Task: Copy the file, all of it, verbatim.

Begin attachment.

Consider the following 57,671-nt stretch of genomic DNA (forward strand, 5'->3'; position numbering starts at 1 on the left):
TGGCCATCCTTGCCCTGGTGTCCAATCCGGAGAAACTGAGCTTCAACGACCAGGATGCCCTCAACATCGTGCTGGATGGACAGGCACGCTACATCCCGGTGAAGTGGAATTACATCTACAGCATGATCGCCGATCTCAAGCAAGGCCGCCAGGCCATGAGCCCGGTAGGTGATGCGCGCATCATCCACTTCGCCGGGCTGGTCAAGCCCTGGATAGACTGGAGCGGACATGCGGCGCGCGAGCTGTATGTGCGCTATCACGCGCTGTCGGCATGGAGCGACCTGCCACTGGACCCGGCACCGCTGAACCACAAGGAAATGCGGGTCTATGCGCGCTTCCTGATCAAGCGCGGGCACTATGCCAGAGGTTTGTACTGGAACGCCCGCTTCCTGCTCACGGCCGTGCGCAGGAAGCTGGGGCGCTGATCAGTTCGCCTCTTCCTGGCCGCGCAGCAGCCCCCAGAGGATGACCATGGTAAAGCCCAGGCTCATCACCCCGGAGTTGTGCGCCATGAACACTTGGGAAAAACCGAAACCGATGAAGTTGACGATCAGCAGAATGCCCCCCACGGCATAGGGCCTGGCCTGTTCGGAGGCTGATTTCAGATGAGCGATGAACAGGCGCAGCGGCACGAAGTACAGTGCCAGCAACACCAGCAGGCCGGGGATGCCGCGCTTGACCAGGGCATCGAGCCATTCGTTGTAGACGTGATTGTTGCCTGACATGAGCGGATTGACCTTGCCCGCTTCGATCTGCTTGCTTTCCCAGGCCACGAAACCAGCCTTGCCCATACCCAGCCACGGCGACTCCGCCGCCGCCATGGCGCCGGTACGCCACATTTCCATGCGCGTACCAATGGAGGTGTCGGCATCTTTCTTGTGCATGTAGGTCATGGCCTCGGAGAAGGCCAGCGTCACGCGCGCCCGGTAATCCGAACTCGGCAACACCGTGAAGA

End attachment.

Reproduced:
Consider the following 57,671-nt stretch of genomic DNA (forward strand, 5'->3'; position numbering starts at 1 on the left):
TGGCCATCCTTGCCCTGGTGTCCAATCCGGAGAAACTGAGCTTCAACGACCAGGATGCCCTCAACATCGTGCTGGATGGACAGGCACGCTACATCCCGGTGAAGTGGAATTACATCTACAGCATGATCGCCGATCTCAAGCAAGGCCGCCAGGCCATGAGCCCGGTAGGTGATGCGCGCATCATCCACTTCGCCGGGCTGGTCAAGCCCTGGATAGACTGGAGCGGACATGCGGCGCGCGAGCTGTATGTGCGCTATCACGCGCTGTCGGCATGGAGCGACCTGCCACTGGACCCGGCACCGCTGAACCACAAGGAAATGCGGGTCTATGCGCGCTTCCTGATCAAGCGCGGGCACTATGCCAGAGGTTTGTACTGGAACGCCCGCTTCCTGCTCACGGCCGTGCGCAGGAAGCTGGGGCGCTGATCAGTTCGCCTCTTCCTGGCCGCGCAGCAGCCCCCAGAGGATGACCATGGTAAAGCCCAGGCTCATCACCCCGGAGTTGTGCGCCATGAACACTTGGGAAAAACCGAAACCGATGAAGTTGACGATCAGCAGAATGCCCCCCACGGCATAGGGCCTGGCCTGTTCGGAGGCTGATTTCAGATGAGCGATGAACAGGCGCAGCGGCACGAAGTACAGTGCCAGCAACACCAGCAGGCCGGGGATGCCGCGCTTGACCAGGGCATCGAGCCATTCGTTGTAGACGTGATTGTTGCCTGACATGAGCGGATTGACCTTGCCCGCTTCGATCTGCTTGCTTTCCCAGGCCACGAAACCAGCCTTGCCCATACCCAGCCACGGCGACTCCGCCGCCGCCATGGCGCCGGTACGCCACATTTCCATGCGCGTACCAATGGAGGTGTCGGCATCTTTCTTGTGCATGTAGGTCATGGCCTCGGAGAAGGCCAGCGTCACGCGCGCCCGGTAATCCGAACTCGGCAACACCGTGAAGA